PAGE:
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dc.contributor.authorRomero-Alvarez, Daniel
dc.contributor.authorPeterson, A. Townsend
dc.contributor.authorSalzer, Johanna S.
dc.contributor.authorPittiglio, Claudia
dc.contributor.authorShadomy, Sean
dc.contributor.authorTraxler, Rita
dc.contributor.authorVieira, Antonio R.
dc.contributor.authorBower, William A.
dc.contributor.authorWalke, Henry
dc.contributor.authorCampbell, Lindsay P.
dc.date.accessioned2022-09-15T18:24:03Z
dc.date.available2022-09-15T18:24:03Z
dc.date.issued2020-05-09
dc.identifier.citationRomero-Alvarez D, Peterson AT, Salzer JS, Pittiglio C, Shadomy S, Traxler R, et al. (2020) Potential distributions of Bacillus anthracis and Bacillus cereus biovar anthracis causing anthrax in Africa. PLoS Negl Trop Dis 14(3): e0008131. https://doi.org/10.1371/journal.pntd.0008131en_US
dc.identifier.urihttp://hdl.handle.net/1808/33483
dc.description.abstractBackground Bacillus cereus biovar anthracis (Bcbva) is an emergent bacterium closely related to Bacillus anthracis, the etiological agent of anthrax. The latter has a worldwide distribution and usually causes infectious disease in mammals associated with savanna ecosystems. Bcbva was identified in humid tropical forests of Côte d’Ivoire in 2001. Here, we characterize the potential geographic distributions of Bcbva in West Africa and B. anthracis in sub-Saharan Africa using an ecological niche modeling approach.

Methodology/Principal findings Georeferenced occurrence data for B. anthracis and Bcbva were obtained from public data repositories and the scientific literature. Combinations of temperature, humidity, vegetation greenness, and soils values served as environmental variables in model calibrations. To predict the potential distribution of suitable environments for each pathogen across the study region, parameter values derived from the median of 10 replicates of the best-performing model for each pathogen were used. We found suitable environments predicted for B. anthracis across areas of confirmed and suspected anthrax activity in sub-Saharan Africa, including an east-west corridor from Ethiopia to Sierra Leone in the Sahel region and multiple areas in eastern, central, and southern Africa. The study area for Bcbva was restricted to West and Central Africa to reflect areas that have likely been accessible to Bcbva by dispersal. Model predicted values indicated potential suitable environments within humid forested environments. Background similarity tests in geographic space indicated statistical support to reject the null hypothesis of similarity when comparing environments associated with B. anthracis to those of Bcbva and when comparing humidity values and soils values individually. We failed to reject the null hypothesis of similarity when comparing environments associated with Bcbva to those of B. anthracis, suggesting that additional investigation is needed to provide a more robust characterization of the Bcbva niche.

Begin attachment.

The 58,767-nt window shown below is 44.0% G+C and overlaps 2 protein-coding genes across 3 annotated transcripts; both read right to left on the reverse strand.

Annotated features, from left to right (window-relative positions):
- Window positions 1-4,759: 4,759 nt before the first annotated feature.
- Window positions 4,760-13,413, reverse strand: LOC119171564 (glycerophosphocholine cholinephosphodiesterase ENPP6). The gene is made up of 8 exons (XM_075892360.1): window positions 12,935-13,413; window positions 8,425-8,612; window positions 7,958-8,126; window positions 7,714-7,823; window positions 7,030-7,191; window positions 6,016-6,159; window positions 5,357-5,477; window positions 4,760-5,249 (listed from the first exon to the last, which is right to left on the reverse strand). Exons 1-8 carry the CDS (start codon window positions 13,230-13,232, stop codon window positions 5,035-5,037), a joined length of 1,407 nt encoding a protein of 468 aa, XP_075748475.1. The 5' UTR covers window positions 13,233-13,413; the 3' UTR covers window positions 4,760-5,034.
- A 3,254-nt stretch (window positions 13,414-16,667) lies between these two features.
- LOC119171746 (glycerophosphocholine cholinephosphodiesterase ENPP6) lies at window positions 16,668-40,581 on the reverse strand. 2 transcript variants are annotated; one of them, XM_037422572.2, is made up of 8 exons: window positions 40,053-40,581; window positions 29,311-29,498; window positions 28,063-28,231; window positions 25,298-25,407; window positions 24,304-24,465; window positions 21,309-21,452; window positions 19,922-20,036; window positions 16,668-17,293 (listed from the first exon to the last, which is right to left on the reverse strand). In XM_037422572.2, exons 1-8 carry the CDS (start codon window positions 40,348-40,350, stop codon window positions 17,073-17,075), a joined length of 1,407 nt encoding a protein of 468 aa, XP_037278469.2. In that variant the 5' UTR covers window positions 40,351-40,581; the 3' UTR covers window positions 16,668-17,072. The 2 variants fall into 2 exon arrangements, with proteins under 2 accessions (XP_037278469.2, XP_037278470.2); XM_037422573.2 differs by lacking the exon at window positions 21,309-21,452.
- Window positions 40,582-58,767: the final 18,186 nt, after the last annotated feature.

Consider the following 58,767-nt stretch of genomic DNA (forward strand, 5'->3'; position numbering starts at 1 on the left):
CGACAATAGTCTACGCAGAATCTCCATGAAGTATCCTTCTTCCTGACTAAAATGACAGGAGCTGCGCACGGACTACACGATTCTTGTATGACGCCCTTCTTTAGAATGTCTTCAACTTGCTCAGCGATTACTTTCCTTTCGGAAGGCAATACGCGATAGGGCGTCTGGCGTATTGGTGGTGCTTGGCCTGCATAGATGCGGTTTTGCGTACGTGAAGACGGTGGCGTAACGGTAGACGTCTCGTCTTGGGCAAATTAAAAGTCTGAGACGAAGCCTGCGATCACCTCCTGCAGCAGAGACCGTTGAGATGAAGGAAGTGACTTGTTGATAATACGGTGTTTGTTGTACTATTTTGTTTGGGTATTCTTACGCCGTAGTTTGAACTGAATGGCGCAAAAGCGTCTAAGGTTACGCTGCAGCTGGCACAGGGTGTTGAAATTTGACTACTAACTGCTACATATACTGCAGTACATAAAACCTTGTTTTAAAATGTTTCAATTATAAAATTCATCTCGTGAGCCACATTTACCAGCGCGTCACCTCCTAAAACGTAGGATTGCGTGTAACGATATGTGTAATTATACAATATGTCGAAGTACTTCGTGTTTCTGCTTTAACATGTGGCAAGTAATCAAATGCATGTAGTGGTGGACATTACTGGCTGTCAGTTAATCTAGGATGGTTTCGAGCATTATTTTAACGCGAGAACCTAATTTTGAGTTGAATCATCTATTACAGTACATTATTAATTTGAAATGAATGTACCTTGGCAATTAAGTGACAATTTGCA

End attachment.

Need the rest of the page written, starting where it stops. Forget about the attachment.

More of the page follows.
Conclusions/Significance This study represents the first time that the environmental and geographic distribution of Bcbva has been mapped. We document likely differences in ecological niche—and consequently in geographic distribution—between Bcbva and typical B. anthracis, and areas of possible co-occurrence between the two. We provide information crucial to guiding and improving monitoring efforts focused on these pathogens.
en_US
dc.publisherPublic Library of Scienceen_US
dc.rightsThis is an open access article, free of all copyright, and may be freely reproduced, distributed, transmitted, modified, built upon, or otherwise used by anyone for any lawful purpose. The work is made available under the Creative Commons CC0 public domain dedication.en_US
dc.rights.urihttps://creativecommons.org/publicdomain/zero/1.0/en_US
dc.titlePotential distributions of Bacillus anthracis and Bacillus cereus biovar anthracis causing anthrax in Africaen_US
dc.typeArticleen_US
kusw.kuauthorRomero-Alvarez, Daniel
kusw.kuauthorPeterson, A. Townsend
kusw.kudepartmentEcology & Evolutionary Biologyen_US
kusw.kudepartmentBiodiversity Instituteen_US
dc.identifier.doi10.1371/journal.pntd.0008131en_US
dc.identifier.orcidhttps://orcid.org/0000-0002-6762-6046en_US
dc.identifier.orcidhttps://orcid.org/0000-0001-7580-4116en_US
kusw.oaversionScholarly/refereed, publisher versionen_US
kusw.oapolicyThis item meets KU Open Access policy criteria.en_US
dc.rights.accessrightsopenAccessen_US


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This is an open access article, free of all copyright, and may be freely reproduced, distributed, transmitted, modified, built upon, or otherwise used by anyone for any lawful purpose. The work is made available under the Creative Commons CC0 public domain dedication.
Except where otherwise noted, this item's license is described as: This is an open access article, free of all copyright, and may be freely reproduced, distributed, transmitted, modified, built upon, or otherwise used by anyone for any lawful purpose. The work is made available under the Creative Commons CC0 public domain dedication.